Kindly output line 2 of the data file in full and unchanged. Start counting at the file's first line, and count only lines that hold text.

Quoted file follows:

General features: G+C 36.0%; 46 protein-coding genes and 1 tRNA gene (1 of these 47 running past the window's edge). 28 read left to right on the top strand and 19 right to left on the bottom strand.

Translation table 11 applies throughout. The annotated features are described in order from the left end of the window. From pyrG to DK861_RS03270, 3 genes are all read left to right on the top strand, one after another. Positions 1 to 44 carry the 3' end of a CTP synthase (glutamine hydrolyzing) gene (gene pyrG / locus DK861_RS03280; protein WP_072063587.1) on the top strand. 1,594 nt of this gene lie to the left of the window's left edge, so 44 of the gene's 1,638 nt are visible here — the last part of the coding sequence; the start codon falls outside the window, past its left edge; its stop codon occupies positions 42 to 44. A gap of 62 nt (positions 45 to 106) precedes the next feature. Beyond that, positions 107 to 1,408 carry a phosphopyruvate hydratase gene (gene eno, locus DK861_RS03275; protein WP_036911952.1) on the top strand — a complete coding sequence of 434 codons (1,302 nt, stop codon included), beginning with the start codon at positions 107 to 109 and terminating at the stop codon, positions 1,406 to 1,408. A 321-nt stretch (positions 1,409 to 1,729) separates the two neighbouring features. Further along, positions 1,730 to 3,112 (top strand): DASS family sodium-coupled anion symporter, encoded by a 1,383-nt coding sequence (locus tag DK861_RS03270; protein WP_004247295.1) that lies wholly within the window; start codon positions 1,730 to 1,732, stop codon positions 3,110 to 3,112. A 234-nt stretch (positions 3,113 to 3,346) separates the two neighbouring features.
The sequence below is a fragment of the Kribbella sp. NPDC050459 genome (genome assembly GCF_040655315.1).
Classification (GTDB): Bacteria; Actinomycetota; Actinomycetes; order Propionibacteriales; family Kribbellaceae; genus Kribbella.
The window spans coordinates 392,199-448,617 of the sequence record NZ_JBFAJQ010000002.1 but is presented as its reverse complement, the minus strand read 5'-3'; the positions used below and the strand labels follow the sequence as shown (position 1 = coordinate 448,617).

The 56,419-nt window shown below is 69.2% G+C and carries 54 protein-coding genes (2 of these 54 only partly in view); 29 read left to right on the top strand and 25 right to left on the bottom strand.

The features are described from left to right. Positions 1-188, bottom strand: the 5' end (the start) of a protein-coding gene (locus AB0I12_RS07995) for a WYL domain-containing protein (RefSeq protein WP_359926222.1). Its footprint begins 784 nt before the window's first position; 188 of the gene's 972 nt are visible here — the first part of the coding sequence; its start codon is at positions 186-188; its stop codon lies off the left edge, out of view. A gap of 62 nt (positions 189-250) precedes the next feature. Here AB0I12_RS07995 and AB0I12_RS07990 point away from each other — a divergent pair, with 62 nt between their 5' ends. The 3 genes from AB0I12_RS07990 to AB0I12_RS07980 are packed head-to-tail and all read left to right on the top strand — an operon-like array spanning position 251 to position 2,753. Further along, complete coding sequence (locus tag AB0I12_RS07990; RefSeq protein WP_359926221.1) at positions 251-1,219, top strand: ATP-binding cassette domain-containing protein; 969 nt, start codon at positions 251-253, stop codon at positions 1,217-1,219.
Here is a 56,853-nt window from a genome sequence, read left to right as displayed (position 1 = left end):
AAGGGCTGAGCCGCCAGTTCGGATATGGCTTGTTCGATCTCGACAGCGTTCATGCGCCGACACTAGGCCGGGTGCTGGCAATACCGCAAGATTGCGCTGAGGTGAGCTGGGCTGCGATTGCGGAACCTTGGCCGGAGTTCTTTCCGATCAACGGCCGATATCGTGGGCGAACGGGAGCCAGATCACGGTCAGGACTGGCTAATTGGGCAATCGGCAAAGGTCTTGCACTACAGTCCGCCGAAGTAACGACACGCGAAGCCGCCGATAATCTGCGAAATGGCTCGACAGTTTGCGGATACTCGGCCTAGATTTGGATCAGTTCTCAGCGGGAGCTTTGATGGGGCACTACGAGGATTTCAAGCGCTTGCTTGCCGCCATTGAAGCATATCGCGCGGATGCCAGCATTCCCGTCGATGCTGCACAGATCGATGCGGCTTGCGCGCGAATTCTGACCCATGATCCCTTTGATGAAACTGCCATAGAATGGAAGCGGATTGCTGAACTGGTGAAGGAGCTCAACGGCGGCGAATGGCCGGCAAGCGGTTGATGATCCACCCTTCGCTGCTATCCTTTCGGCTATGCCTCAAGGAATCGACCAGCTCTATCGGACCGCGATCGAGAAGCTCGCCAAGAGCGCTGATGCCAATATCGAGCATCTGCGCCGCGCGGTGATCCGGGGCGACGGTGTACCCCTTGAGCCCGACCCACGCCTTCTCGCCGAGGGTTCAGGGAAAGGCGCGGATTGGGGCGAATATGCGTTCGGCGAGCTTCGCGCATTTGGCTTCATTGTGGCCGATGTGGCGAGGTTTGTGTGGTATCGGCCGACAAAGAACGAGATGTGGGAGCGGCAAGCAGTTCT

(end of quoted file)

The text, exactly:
Translation table 11 applies throughout. The annotated features are described in order from the left end of the window. From pyrG to DK861_RS03270, 3 genes are all read left to right on the top strand, one after another. Positions 1 to 44 carry the 3' end of a CTP synthase (glutamine hydrolyzing) gene (gene pyrG / locus DK861_RS03280; protein WP_072063587.1) on the top strand. 1,594 nt of this gene lie to the left of the window's left edge, so 44 of the gene's 1,638 nt are visible here — the last part of the coding sequence; the start codon falls outside the window, past its left edge; its stop codon occupies positions 42 to 44. A gap of 62 nt (positions 45 to 106) precedes the next feature. Beyond that, positions 107 to 1,408 carry a phosphopyruvate hydratase gene (gene eno, locus DK861_RS03275; protein WP_036911952.1) on the top strand — a complete coding sequence of 434 codons (1,302 nt, stop codon included), beginning with the start codon at positions 107 to 109 and terminating at the stop codon, positions 1,406 to 1,408. A 321-nt stretch (positions 1,409 to 1,729) separates the two neighbouring features. Further along, positions 1,730 to 3,112 (top strand): DASS family sodium-coupled anion symporter, encoded by a 1,383-nt coding sequence (locus tag DK861_RS03270; protein WP_004247295.1) that lies wholly within the window; start codon positions 1,730 to 1,732, stop codon positions 3,110 to 3,112. A 234-nt stretch (positions 3,113 to 3,346) separates the two neighbouring features.